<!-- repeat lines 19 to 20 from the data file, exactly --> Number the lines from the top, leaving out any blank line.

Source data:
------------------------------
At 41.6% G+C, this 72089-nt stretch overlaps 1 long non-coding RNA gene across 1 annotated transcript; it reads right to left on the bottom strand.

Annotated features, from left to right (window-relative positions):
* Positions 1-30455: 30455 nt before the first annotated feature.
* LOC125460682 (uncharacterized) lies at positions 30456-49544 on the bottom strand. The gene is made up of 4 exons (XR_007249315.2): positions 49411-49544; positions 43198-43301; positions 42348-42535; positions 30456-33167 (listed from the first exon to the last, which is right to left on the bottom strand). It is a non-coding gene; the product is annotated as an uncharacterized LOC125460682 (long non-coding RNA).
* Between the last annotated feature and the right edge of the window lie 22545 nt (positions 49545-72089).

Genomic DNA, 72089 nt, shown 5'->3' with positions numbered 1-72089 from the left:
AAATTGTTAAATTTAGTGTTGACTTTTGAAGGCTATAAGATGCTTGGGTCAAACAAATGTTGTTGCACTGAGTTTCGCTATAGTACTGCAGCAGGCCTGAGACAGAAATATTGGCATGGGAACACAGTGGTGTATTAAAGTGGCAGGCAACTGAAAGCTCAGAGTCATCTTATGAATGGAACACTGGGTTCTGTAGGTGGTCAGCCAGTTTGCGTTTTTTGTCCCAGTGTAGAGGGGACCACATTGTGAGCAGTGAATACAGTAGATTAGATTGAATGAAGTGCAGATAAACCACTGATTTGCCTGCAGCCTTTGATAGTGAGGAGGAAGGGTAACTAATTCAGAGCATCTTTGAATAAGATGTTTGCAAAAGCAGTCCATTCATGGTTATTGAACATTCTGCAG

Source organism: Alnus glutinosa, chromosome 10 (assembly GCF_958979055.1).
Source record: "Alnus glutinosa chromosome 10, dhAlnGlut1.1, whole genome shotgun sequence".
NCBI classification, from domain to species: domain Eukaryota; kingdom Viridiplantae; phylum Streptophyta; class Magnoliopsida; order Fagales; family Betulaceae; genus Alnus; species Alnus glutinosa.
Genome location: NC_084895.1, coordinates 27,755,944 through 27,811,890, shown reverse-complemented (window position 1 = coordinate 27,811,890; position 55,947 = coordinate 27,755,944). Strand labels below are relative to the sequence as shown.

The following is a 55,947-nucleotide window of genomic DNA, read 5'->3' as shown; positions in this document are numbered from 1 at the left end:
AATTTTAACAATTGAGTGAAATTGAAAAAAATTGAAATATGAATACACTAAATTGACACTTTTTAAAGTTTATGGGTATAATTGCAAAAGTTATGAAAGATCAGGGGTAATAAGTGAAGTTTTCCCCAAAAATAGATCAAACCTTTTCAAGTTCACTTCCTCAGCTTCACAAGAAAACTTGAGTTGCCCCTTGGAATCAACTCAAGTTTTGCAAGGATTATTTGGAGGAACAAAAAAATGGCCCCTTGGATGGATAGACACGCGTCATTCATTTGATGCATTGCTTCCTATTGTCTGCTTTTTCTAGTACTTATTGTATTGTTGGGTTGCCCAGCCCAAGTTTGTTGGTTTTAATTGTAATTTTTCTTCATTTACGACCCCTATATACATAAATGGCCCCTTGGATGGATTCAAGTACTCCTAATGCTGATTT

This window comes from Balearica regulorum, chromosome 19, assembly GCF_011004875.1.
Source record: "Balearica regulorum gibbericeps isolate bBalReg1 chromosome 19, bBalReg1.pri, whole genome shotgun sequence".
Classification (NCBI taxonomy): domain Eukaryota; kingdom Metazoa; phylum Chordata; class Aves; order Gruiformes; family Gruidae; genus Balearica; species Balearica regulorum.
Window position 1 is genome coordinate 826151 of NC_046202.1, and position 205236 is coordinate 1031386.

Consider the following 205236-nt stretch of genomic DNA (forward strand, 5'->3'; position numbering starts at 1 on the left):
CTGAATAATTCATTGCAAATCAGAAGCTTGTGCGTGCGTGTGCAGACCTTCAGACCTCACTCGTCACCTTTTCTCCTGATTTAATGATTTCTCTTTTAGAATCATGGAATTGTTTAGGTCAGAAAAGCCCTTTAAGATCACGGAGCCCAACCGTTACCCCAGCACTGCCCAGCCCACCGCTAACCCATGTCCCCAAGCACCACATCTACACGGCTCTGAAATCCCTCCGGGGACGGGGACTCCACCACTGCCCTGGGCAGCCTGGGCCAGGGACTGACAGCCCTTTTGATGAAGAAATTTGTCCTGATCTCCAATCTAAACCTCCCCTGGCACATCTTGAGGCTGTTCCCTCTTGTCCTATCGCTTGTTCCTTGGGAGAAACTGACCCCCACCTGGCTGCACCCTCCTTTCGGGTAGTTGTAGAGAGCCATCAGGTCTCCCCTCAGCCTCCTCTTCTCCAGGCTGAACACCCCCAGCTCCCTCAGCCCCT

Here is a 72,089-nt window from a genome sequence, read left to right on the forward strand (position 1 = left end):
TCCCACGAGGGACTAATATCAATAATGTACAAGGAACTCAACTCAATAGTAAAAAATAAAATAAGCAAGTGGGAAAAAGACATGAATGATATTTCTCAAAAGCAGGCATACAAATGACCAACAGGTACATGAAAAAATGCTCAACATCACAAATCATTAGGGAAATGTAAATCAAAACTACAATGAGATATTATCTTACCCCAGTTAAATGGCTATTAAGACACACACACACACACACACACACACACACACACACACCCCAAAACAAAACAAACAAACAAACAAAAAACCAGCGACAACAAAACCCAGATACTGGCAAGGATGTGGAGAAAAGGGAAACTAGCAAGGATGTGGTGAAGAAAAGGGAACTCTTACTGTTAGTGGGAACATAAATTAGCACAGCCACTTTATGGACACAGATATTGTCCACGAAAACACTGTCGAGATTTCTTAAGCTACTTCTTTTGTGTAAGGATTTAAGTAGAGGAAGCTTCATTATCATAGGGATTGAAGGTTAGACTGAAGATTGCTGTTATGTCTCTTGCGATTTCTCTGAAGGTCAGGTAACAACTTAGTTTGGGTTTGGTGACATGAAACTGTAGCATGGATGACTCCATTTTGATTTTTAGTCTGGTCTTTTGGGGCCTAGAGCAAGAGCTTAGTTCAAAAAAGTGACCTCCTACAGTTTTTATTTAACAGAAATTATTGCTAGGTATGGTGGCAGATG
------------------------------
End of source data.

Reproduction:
CTGAATAATTCATTGCAAATCAGAAGCTTGTGCGTGCGTGTGCAGACCTTCAGACCTCACTCGTCACCTTTTCTCCTGATTTAATGATTTCTCTTTTAGAATCATGGAATTGTTTAGGTCAGAAAAGCCCTTTAAGATCACGGAGCCCAACCGTTACCCCAGCACTGCCCAGCCCACCGCTAACCCATGTCCCCAAGCACCACATCTACACGGCTCTGAAATCCCTCCGGGGACGGGGACTCCACCACTGCCCTGGGCAGCCTGGGCCAGGGACTGACAGCCCTTTTGATGAAGAAATTTGTCCTGATCTCCAATCTAAACCTCCCCTGGCACATCTTGAGGCTGTTCCCTCTTGTCCTATCGCTTGTTCCTTGGGAGAAACTGACCCCCACCTGGCTGCACCCTCCTTTCGGGTAGTTGTAGAGAGCCATCAGGTCTCCCCTCAGCCTCCTCTTCTCCAGGCTGAACACCCCCAGCTCCCTCAGCCCCT

Here is a 72,089-nt window from a genome sequence, read left to right on the forward strand (position 1 = left end):